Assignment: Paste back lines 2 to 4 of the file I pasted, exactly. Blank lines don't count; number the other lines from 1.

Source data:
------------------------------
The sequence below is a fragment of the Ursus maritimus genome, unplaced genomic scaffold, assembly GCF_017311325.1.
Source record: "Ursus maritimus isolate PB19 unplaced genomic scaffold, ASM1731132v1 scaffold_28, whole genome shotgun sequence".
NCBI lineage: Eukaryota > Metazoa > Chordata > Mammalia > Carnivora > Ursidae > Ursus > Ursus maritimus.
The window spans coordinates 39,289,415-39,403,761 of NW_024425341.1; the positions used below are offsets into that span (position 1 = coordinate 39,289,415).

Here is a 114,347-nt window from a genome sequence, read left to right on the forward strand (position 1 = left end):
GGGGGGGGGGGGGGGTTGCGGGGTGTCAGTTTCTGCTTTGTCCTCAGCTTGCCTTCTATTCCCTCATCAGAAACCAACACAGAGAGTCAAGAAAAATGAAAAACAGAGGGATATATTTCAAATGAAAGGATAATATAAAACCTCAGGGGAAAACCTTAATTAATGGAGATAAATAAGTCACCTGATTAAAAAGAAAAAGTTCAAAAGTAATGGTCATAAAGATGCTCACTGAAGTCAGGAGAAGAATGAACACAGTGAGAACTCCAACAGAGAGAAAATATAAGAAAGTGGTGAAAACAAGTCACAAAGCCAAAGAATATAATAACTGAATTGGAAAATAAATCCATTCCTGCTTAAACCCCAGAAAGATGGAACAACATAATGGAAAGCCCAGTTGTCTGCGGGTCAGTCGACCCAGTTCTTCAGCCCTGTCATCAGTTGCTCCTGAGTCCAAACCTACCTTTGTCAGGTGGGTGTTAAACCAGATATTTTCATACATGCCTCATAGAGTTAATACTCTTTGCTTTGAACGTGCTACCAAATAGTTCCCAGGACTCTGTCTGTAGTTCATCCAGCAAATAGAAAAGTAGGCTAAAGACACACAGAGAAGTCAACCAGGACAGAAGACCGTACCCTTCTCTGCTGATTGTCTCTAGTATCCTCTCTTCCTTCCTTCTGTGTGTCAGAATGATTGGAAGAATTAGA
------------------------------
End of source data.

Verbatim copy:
Source record: "Ursus maritimus isolate PB19 unplaced genomic scaffold, ASM1731132v1 scaffold_28, whole genome shotgun sequence".
NCBI lineage: Eukaryota > Metazoa > Chordata > Mammalia > Carnivora > Ursidae > Ursus > Ursus maritimus.
The window spans coordinates 39,289,415-39,403,761 of NW_024425341.1; the positions used below are offsets into that span (position 1 = coordinate 39,289,415).